Recent evidence indicates that vascular progenitor cells may be the source of smooth muscle cells (SMCs) that accumulate in atherosclerotic lesions, but the origin of these progenitor cells is unknown. To explore the possibility of vascular progenitor cells existing in adults, a variety of tissues from ApoE-deficient mice were extensively examined. Immunohistochemical staining revealed that the adventitia in aortic roots harbored large numbers of cells having stem cell markers, e.g., Sca-1+ (21%), c-kit+ (9%), CD34+ (15%), and Flk1+ cells (4%), but not SSEA-1+ embryonic stem cells. Explanted cultures of adventitial tissues using stem cell medium displayed a heterogeneous outgrowth, for example, islands of round-shaped cells surrounded by fibroblast-like cell monolayers. Isolated Sca-1+ cells were able to differentiate into SMCs in response to PDGF-BB stimulation in vitro. When Sca-1+ cells carrying the LacZ gene were transferred to the adventitial side of vein grafts in ApoE-deficient mice, β-gal+ cells were found in atherosclerotic lesions of the intima, and these cells enhanced the development of the lesions. Thus, a large population of vascular progenitor cells existing in the adventitia can differentiate into SMCs that contribute to atherosclerosis. Our findings indicate that ex vivo expansion of these progenitor cells may have implications for cellular, genetic, and tissue engineering approaches to vascular disease.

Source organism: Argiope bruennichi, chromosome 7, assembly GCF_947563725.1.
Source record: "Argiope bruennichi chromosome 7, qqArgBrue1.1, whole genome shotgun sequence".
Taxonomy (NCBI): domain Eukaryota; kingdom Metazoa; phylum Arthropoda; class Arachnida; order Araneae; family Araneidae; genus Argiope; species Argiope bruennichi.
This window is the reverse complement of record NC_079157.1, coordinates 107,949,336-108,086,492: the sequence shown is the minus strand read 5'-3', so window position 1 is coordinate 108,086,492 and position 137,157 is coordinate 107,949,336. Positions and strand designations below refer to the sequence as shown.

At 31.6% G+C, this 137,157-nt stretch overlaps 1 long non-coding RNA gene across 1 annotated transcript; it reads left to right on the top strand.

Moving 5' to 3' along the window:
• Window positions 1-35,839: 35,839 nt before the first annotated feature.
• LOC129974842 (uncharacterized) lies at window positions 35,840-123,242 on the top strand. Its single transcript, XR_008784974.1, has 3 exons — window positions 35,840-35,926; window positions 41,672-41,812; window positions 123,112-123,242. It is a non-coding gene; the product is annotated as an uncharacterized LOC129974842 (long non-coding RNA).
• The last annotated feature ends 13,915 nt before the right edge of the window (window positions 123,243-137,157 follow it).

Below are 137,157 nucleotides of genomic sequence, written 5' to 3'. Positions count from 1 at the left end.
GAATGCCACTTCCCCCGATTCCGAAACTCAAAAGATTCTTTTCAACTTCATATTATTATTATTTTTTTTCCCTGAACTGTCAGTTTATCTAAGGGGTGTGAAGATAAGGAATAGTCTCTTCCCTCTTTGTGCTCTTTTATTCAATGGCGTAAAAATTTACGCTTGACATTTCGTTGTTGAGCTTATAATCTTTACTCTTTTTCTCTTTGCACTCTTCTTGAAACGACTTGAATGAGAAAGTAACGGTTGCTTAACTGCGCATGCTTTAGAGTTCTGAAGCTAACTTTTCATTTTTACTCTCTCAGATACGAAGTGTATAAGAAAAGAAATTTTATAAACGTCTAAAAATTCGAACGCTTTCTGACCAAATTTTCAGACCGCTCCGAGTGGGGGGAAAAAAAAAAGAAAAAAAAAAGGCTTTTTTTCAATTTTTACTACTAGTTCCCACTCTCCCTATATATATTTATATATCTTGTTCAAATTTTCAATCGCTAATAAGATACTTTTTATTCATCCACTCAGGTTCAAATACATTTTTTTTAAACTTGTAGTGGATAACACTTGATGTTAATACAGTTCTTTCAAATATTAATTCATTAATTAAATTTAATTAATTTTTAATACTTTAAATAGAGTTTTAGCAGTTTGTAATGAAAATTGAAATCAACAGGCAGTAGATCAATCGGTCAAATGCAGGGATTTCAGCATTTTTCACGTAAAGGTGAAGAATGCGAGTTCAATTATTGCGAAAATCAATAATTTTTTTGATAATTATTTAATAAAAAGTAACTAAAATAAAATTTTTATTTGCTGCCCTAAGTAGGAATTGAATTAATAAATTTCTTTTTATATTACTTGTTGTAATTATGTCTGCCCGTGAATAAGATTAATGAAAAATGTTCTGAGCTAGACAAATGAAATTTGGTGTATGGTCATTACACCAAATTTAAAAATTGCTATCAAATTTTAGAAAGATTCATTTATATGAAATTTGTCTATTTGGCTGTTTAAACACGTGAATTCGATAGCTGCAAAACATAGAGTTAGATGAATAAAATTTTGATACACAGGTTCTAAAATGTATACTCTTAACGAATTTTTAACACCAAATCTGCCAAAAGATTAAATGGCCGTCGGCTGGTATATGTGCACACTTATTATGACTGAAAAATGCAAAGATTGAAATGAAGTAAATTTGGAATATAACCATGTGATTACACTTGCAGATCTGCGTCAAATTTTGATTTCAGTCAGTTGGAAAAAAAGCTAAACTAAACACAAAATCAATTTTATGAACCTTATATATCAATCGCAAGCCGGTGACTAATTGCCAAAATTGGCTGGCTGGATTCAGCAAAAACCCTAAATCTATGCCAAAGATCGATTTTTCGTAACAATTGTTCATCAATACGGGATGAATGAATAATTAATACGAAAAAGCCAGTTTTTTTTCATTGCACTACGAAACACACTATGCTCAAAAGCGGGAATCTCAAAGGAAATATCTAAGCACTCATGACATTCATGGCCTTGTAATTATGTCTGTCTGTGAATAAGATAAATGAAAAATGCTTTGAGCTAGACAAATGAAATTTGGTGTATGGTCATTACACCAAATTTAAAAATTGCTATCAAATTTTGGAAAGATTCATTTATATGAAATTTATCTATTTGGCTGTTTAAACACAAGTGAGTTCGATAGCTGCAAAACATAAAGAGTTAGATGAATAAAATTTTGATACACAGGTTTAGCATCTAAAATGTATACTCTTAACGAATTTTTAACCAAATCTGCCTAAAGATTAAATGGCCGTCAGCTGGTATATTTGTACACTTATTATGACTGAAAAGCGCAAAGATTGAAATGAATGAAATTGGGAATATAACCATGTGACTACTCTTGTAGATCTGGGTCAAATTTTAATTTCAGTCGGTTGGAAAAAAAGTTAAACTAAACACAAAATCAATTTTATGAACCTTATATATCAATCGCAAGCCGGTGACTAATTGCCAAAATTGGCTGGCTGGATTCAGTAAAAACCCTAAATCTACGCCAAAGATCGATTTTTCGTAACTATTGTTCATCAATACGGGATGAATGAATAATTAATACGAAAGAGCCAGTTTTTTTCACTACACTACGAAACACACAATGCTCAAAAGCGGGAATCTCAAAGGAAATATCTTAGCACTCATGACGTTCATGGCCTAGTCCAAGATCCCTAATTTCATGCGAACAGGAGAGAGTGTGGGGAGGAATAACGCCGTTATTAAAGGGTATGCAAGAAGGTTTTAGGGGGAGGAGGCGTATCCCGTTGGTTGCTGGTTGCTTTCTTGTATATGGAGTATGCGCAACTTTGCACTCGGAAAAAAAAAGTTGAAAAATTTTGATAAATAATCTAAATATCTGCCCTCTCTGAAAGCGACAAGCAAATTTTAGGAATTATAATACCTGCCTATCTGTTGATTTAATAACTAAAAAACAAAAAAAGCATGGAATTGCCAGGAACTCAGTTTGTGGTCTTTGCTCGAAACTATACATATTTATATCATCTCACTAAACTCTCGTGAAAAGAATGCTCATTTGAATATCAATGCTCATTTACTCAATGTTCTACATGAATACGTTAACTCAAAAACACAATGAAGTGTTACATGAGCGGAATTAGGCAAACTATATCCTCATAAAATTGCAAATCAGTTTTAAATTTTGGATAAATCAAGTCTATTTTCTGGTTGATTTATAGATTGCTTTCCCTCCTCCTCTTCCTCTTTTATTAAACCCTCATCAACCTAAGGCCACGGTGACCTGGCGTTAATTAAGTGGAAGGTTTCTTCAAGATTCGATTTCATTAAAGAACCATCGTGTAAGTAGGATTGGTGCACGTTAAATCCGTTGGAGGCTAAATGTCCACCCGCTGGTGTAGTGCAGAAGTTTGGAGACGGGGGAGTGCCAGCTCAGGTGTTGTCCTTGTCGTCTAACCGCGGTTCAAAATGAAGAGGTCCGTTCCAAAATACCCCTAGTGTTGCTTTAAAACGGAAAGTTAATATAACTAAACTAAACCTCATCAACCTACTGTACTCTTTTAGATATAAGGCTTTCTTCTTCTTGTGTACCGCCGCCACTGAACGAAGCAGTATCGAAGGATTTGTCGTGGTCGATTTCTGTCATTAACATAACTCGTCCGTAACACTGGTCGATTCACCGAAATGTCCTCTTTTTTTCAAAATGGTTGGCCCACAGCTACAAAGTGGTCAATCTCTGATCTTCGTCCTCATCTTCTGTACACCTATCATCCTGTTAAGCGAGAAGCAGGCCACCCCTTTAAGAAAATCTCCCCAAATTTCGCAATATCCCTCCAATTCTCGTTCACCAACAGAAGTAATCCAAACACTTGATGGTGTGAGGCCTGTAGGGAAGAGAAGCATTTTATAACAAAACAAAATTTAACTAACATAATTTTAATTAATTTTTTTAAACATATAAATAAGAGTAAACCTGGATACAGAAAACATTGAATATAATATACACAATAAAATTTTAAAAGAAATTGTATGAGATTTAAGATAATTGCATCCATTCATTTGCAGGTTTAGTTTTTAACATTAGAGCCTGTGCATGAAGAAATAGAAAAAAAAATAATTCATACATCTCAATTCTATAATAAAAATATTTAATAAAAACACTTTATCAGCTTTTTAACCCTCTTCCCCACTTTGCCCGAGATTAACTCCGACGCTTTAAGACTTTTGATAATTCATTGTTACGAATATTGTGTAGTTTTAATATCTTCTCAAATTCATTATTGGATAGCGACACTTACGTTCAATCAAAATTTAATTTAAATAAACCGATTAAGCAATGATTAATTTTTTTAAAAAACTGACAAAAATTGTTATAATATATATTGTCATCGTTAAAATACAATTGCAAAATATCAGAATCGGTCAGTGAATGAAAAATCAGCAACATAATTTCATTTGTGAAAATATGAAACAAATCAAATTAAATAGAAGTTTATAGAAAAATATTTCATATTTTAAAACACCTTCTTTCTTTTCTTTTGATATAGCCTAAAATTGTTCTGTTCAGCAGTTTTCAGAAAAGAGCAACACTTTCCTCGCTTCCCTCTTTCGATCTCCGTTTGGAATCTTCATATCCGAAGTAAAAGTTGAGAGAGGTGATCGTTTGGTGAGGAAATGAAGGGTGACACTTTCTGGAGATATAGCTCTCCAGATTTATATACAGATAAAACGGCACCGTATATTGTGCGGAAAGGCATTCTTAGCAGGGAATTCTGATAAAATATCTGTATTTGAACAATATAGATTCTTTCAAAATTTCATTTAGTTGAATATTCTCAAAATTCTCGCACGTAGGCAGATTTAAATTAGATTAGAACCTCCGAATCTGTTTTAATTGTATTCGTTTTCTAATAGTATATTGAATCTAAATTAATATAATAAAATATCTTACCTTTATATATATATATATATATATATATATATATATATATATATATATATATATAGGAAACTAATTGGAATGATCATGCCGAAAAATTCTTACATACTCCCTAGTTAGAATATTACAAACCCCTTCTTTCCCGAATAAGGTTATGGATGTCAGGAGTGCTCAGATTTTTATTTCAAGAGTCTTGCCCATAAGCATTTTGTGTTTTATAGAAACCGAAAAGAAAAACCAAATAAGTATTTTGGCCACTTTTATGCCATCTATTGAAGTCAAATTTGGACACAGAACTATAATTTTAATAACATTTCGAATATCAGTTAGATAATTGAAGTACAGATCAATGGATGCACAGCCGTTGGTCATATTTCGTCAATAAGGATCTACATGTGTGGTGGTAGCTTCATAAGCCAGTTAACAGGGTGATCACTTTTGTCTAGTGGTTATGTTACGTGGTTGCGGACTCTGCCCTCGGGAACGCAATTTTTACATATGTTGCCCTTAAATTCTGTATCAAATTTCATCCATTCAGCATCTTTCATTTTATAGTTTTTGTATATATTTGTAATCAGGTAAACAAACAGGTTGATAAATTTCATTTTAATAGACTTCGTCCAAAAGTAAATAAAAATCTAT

Yanhua Hu, Zhongyi Zhang, Evelyn Torsney, Ali R. Afzal, Fergus Davison, Bernhard Metzler, Qingbo Xu